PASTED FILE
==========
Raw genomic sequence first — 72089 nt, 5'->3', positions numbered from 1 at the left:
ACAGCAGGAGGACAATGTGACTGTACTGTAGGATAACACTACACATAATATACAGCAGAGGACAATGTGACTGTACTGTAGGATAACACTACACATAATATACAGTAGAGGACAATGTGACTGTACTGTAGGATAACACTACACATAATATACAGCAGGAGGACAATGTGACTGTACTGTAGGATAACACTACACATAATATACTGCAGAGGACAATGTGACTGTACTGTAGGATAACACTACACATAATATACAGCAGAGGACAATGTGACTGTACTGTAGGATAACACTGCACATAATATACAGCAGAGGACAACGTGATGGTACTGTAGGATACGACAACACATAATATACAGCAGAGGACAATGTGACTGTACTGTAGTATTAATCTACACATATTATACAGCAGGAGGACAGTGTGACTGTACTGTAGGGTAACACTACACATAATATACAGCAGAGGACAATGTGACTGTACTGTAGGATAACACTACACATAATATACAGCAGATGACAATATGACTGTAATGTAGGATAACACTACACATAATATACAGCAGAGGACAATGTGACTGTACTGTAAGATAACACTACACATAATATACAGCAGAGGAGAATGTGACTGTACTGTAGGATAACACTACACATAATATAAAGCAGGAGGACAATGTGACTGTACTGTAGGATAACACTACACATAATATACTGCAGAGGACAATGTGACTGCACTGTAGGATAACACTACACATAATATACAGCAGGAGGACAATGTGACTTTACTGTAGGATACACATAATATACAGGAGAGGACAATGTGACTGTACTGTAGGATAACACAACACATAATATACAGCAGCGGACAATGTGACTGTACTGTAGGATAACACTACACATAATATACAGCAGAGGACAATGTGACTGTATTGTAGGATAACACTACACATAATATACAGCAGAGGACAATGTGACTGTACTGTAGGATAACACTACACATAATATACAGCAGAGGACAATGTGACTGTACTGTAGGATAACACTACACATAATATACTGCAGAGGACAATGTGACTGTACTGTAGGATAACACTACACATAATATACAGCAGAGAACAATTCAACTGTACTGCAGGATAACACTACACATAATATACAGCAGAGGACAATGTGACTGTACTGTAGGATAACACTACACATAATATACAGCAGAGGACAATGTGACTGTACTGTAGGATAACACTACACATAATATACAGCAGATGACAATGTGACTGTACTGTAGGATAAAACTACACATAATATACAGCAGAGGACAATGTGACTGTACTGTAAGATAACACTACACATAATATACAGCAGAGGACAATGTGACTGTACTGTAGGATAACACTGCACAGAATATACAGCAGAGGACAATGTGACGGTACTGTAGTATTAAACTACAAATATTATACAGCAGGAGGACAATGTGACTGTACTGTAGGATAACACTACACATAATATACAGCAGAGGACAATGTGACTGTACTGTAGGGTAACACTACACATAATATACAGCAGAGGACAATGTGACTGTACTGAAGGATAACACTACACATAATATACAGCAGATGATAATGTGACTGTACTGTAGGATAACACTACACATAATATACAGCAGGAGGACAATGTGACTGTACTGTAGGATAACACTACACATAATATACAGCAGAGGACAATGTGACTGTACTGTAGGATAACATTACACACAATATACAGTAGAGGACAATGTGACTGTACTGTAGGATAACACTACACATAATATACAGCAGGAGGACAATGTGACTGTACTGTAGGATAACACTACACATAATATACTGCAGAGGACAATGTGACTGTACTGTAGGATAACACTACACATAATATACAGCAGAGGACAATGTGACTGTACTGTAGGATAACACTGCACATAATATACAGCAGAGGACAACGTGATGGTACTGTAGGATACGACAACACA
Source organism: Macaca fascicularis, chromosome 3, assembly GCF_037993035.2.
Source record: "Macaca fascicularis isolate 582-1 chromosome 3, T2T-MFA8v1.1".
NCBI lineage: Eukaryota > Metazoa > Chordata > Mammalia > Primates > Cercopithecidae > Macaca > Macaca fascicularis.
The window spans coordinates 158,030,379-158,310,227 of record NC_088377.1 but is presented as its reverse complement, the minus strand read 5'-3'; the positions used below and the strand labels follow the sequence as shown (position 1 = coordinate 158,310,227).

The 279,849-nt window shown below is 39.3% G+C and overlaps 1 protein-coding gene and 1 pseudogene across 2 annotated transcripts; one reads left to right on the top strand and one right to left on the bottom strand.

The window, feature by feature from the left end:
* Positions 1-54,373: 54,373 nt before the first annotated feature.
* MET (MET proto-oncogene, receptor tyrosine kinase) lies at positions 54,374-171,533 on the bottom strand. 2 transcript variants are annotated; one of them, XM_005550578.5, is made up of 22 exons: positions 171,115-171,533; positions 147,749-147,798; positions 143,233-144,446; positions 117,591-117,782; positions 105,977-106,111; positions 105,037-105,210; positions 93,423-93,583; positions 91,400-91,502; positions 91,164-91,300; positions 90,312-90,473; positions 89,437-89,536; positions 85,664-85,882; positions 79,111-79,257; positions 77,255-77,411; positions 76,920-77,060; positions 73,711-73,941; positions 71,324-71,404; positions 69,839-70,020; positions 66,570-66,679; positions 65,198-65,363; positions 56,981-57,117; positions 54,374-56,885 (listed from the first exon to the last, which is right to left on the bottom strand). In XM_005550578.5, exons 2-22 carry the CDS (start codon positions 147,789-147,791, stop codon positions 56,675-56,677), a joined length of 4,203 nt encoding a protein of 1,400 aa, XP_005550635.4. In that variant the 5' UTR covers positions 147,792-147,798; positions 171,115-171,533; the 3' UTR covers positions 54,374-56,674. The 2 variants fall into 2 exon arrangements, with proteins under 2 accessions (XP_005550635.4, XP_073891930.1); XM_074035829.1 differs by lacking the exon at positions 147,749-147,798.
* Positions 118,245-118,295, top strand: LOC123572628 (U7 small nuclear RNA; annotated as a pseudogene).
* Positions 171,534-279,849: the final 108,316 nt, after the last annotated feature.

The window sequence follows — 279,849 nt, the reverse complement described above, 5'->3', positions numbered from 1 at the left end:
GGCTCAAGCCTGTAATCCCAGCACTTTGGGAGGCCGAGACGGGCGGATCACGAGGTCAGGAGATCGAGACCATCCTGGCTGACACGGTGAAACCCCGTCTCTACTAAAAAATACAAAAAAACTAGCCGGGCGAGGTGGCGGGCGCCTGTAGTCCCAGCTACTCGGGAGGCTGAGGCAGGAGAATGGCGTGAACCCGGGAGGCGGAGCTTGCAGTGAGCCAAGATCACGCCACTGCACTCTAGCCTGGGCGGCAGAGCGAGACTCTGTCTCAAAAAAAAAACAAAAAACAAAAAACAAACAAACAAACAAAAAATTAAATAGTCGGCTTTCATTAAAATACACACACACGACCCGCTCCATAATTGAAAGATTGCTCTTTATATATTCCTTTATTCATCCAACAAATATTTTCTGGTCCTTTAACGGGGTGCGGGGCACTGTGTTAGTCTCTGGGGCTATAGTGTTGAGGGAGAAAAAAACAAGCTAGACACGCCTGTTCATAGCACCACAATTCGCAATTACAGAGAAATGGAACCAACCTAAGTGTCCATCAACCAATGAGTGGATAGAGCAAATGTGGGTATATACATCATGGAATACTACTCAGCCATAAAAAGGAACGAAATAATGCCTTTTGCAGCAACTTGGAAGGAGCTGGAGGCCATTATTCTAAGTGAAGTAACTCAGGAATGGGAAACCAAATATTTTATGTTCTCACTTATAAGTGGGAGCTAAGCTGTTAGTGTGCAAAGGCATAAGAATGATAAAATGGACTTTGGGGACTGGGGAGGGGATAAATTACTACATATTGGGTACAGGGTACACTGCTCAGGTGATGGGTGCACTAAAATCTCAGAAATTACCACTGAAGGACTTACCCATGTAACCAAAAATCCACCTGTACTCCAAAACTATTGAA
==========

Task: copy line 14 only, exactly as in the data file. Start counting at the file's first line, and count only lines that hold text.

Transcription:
GGCTCAAGCCTGTAATCCCAGCACTTTGGGAGGCCGAGACGGGCGGATCACGAGGTCAGGAGATCGAGACCATCCTGGCTGACACGGTGAAACCCCGTCTCTACTAAAAAATACAAAAAAACTAGCCGGGCGAGGTGGCGGGCGCCTGTAGTCCCAGCTACTCGGGAGGCTGAGGCAGGAGAATGGCGTGAACCCGGGAGGCGGAGCTTGCAGTGAGCCAAGATCACGCCACTGCACTCTAGCCTGGGCGGCAGAGCGAGACTCTGTCTCAAAAAAAAAACAAAAAACAAAAAACAAACAAACAAACAAAAAATTAAATAGTCGGCTTTCATTAAAATACACACACACGACCCGCTCCATAATTGAAAGATTGCTCTTTATATATTCCTTTATTCATCCAACAAATATTTTCTGGTCCTTTAACGGGGTGCGGGGCACTGTGTTAGTCTCTGGGGCTATAGTGTTGAGGGAGAAAAAAACAAGCTAGACACGCCTGTTCATAGCACCACAATTCGCAATTACAGAGAAATGGAACCAACCTAAGTGTCCATCAACCAATGAGTGGATAGAGCAAATGTGGGTATATACATCATGGAATACTACTCAGCCATAAAAAGGAACGAAATAATGCCTTTTGCAGCAACTTGGAAGGAGCTGGAGGCCATTATTCTAAGTGAAGTAACTCAGGAATGGGAAACCAAATATTTTATGTTCTCACTTATAAGTGGGAGCTAAGCTGTTAGTGTGCAAAGGCATAAGAATGATAAAATGGACTTTGGGGACTGGGGAGGGGATAAATTACTACATATTGGGTACAGGGTACACTGCTCAGGTGATGGGTGCACTAAAATCTCAGAAATTACCACTGAAGGACTTACCCATGTAACCAAAAATCCACCTGTACTCCAAAACTATTGAA